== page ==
Hardware implementation (
3
)


Each thread block of a grid is split into warps

that get executed by one multiprocessor


Warp consists of threads with consecutive thread IDs)


Each thread block is executed by only one multiprocessor


Shared memory space resides in the on
-
chip shared memory


Registers are allocated among the threads


A kernel that requires too many registers will fail to launch


A multiprocessor can execute several blocks concurrently


Shared memory and registers are allocated

among the threads of all concurrent blocks


Decreasing shared memory usage (per block) and

register usage (per thread) increases number of

blocks that can run concurrently

Memory architecture (
1
)


In a parallel machine,

many threads access memory


Memory is divided into banks


Essential to achieve high bandwidth


Each bank can service one address per cycle


A memory can service

as many simultaneous accesses as it has banks


Multiple simultaneous accesses to a bank

result in a bank conflict


Conflicting accesses are serialized


Shared memory is organized in similar fashion

Bank 15

Bank
7

Bank
6

Bank
5

Bank 4

Bank
3

Bank
2

Bank
1

Bank 0

Memory architecture (
2
)


When accessing global memory,

accesses are combined into transactions


Peak bandwidth is achieved

when all threads in a half warp access

continuous memory locations


“Memory coalescing”


In that case, there are no bank conflicts


Programmer is responsible to optimize algorithms
to access data in appropriate fashion

Performance considerations


CUDA has a low learning curve


It is easy to write a correct program


Performance can vary greatly

depending on the resource constraints of

the particular device architecture


Performance concerned programmers still need

to be aware of them

to make a good use of a contemporary hardware


It is essential to understand

hardware and memory architecture


Thread scheduling and execution


Suitable memory access patterns


Shared memory utilization


Resource limitations

Conclusion


Highly multithreaded architecture of modern GPUs is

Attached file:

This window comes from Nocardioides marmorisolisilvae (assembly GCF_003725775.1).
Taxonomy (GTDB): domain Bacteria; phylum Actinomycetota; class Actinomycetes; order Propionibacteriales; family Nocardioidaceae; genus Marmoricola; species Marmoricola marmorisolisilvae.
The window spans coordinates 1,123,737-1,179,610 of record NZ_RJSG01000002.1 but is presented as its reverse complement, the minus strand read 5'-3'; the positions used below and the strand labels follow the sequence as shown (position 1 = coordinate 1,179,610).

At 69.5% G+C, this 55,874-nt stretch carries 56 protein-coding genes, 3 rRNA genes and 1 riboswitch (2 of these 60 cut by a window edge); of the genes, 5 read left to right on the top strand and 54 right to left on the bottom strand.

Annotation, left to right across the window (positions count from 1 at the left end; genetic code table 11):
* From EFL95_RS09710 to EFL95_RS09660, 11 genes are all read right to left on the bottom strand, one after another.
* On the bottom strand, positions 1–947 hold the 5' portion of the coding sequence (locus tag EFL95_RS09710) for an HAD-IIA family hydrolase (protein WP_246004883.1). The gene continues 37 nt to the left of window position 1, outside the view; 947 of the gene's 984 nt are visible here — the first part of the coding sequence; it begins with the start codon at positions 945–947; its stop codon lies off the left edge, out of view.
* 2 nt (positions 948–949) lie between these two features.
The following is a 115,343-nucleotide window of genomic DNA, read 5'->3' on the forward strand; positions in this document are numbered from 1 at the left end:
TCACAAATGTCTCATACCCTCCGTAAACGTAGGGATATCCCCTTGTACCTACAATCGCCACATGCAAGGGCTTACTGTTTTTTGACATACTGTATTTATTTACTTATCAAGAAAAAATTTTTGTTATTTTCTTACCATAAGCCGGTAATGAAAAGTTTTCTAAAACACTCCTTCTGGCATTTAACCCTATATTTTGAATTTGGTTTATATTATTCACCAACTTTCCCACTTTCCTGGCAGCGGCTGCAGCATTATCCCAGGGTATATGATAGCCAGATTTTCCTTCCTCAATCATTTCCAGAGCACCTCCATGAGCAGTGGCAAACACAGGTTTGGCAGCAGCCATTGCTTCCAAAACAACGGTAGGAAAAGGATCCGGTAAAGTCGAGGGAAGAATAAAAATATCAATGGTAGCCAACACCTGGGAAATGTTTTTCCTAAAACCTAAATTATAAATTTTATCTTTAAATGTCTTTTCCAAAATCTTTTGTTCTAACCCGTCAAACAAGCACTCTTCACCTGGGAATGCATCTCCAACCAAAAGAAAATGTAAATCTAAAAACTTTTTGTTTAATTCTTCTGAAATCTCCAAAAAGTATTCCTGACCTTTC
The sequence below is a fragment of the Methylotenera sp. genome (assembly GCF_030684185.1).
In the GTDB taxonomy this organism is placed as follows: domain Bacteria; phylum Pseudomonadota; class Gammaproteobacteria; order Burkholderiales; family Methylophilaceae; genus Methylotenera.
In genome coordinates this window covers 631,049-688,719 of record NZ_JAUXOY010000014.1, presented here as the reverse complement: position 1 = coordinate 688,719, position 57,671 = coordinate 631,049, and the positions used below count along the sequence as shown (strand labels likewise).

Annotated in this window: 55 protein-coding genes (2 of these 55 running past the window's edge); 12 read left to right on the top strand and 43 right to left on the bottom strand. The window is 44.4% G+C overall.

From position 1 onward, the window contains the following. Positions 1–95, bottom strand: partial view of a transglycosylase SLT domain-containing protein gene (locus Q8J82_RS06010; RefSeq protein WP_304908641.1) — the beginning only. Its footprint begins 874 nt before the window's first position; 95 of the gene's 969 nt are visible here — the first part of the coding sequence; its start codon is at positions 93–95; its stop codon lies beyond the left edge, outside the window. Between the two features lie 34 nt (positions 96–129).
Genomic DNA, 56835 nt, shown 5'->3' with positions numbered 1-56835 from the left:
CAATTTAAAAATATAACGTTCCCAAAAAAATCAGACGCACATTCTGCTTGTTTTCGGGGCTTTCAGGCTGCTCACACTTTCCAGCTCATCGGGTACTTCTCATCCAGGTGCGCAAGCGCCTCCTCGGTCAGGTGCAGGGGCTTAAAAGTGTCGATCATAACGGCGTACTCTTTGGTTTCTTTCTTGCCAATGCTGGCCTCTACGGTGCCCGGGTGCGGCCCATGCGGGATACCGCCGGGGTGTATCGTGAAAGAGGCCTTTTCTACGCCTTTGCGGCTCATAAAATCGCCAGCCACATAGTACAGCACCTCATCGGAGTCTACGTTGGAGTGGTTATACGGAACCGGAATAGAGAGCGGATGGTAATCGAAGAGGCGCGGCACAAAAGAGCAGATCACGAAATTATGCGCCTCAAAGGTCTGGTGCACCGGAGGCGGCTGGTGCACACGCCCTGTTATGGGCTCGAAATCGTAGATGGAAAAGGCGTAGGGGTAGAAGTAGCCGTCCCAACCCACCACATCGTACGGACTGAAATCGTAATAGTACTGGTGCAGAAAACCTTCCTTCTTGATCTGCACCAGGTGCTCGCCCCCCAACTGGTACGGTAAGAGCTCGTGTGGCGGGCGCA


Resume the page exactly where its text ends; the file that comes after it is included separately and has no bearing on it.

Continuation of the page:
very suitable for solving data
-
parallel problems


Vastly improves performance in certain domains


It is expected that GPU architectures will evolve

to further broaden application domains


We are in the dawn of heterogeneous computing


Software support is developing rapidly


Mature tool chain


Libraries


Available applications


OpenCL

References


David Kirk, Wen
-
mei Hwu, Programming Massively Parallel Processors: A Hands
on Approach, Morgan Kaufmann, 2010.


Course

ECE498AL,
University of Illinois
,
Urbana
-
Champaign

http://courses.engr.illinois.edu/ece498/al/



Dann Connors,
OpenCL and CUDA

Programming for Multicore


and GPU Architectures
, ACACES 2011, Fiuggi, Italy, 2011.


David Kirk, Wen
-
mei Hwu,
Programming and tUnining

Massively Parallel Systems
, PUMPS 2011, Barcelona, Spain, 2011.


NVIDIA CUDA C Programming Guide 4.0, 2011.


Mi
š
i
ć
,

Đurđević,

Tomašević
, “Evolution and Trends in GPU Computing”
, MIPRO
2012, Abb
azia
,
Croatia, 2012. (to be published)


NVIDIA
Developer zone
,
http://developer.nvidia.com/category/zone/cuda
-
zone



http://en.wikipedia.org/wiki/GPGPU


http://en.wikipedia.org/wiki/CUDA



GPU training wiki,

https://hpcforge.org/plugins/mediawiki/wiki/gpu
-
training/index.php/Main_Page



GPU computing and CUDA


Questions?

Marko Mišić (
marko.misic@etf.rs
)

Milo Tomašević (
mvt@etf.rs
)


YUINFO
2012

Kopaonik,
29.02.2012
.